Tchad Blake co-winner of this year's Best Engineered Album, Non-Classical Grammy Award for Suzanne Vega's Beauty and Crime, recorded the victorious long-player on his own 16-fader Digidesign ICON D-Control console at his Full Mongrel studio. Meanwhile, at an Oscars event where both sound categories were won by the teams behind The Bourne Ultimatum, there was further disappointment for sound mixer Kevin O'Connell, writes David Davies.
A former resident engineer at Real World Studios and renowned freelance engineer/mixer whose credits include Peter Gabriel's Up and Tom Waits' (extraordinary and extraordinary-sounding) Bone Machine, Tchad Blake reportedly selected an ICON worksurface to provide the familiar feel of a professional mixing console. "I wanted to mix in the box, but wasn't ready to let go of my knobs," said Blake, who engineered Beauty & Crime alongside Cameron Craig, Emery Dobyns and Jimmy Hogarth. "Thanks to ICON, I can use my own studio and use Pro Tools in the best possible way."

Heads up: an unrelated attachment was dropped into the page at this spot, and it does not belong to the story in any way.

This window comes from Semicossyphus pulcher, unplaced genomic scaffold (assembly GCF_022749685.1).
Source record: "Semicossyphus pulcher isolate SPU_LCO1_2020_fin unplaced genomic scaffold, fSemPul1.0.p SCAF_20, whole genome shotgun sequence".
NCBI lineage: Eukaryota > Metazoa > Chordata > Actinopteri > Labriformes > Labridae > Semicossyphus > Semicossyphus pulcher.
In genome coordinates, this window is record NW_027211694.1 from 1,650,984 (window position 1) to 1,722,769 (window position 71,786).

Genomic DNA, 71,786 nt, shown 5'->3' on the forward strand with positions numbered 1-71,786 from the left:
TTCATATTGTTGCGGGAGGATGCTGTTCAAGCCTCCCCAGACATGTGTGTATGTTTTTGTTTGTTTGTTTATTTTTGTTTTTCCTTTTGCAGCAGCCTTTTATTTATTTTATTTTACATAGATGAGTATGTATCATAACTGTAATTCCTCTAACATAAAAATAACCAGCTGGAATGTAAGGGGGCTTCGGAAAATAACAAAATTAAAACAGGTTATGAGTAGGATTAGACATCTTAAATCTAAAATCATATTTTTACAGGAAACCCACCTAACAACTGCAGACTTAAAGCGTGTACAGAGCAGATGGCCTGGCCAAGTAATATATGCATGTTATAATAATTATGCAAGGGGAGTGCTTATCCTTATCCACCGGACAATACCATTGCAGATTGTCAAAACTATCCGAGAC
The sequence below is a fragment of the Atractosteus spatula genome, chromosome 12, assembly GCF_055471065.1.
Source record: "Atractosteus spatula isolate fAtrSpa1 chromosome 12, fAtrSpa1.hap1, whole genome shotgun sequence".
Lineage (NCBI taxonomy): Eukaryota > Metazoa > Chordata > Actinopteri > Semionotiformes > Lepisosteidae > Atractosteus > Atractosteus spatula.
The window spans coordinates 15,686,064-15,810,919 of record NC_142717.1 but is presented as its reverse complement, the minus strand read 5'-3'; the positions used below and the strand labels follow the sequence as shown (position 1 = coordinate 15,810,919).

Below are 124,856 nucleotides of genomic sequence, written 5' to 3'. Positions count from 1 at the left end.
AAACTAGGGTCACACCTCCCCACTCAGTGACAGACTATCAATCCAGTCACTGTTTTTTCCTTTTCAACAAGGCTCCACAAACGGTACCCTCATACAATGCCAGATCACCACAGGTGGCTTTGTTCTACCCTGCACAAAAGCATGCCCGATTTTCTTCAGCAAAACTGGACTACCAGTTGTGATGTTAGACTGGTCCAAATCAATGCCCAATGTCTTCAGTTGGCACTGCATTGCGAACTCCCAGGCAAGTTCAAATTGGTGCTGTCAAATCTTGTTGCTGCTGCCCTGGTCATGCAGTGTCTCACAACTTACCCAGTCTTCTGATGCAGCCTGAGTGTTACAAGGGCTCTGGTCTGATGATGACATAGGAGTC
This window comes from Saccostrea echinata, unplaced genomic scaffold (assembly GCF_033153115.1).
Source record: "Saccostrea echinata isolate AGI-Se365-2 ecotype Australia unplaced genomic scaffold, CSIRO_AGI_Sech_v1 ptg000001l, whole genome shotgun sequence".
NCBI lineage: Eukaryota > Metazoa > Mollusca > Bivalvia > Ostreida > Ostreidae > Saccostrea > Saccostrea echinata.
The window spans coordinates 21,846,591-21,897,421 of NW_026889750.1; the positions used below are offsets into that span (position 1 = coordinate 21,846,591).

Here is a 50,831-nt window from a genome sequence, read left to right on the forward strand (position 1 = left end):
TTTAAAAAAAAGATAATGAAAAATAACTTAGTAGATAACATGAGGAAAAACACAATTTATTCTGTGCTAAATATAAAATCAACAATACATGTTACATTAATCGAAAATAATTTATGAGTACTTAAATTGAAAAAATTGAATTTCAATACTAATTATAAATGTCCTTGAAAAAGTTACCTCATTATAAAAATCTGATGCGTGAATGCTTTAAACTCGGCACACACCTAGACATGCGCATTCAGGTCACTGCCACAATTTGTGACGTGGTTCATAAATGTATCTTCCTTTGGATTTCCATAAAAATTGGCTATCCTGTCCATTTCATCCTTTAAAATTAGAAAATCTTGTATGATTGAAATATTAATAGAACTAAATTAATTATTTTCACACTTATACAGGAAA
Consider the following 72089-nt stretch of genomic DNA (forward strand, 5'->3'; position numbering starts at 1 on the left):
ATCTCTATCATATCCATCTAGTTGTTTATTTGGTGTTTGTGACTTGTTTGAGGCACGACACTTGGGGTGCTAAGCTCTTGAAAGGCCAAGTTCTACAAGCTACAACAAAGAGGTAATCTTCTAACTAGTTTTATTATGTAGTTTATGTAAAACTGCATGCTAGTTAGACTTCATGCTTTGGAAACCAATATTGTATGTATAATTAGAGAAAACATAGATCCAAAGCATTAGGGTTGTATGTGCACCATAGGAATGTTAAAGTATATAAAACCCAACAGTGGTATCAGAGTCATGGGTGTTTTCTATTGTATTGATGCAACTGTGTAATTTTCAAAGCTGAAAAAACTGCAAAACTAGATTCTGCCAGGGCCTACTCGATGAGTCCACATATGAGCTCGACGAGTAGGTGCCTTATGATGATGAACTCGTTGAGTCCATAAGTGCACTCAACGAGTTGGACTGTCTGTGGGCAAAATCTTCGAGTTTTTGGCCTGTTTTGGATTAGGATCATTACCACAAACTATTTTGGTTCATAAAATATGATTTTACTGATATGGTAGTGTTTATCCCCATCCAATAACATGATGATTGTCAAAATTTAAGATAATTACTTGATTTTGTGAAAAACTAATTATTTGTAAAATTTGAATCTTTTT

The set-up allows Blake to collaborate over long distances more easily. "I can now work with artists wherever they are based as I send mixes for review via Digidelivery," said Blake, who previously won a Grammy in 1998 for his work on Sheryl Crow's The Globe Sessions. "The ICON is quick to use and I've usually started the second or even third mix before I receive comments back. Five years ago I couldn't have imagined this; now I don't want to work any other way."
Meanwhile, at the historic 80th Academy Film Awards, The Bourne Ultimatum walked away with both the Best Sound Editing and Best Sound Mixing awards. The film's success in the latter meant that Kevin O'Connell – who has been nominated twenty times without success and was in the running this year for his work on Transformers – went home without one of the prized Oscar statuettes yet again.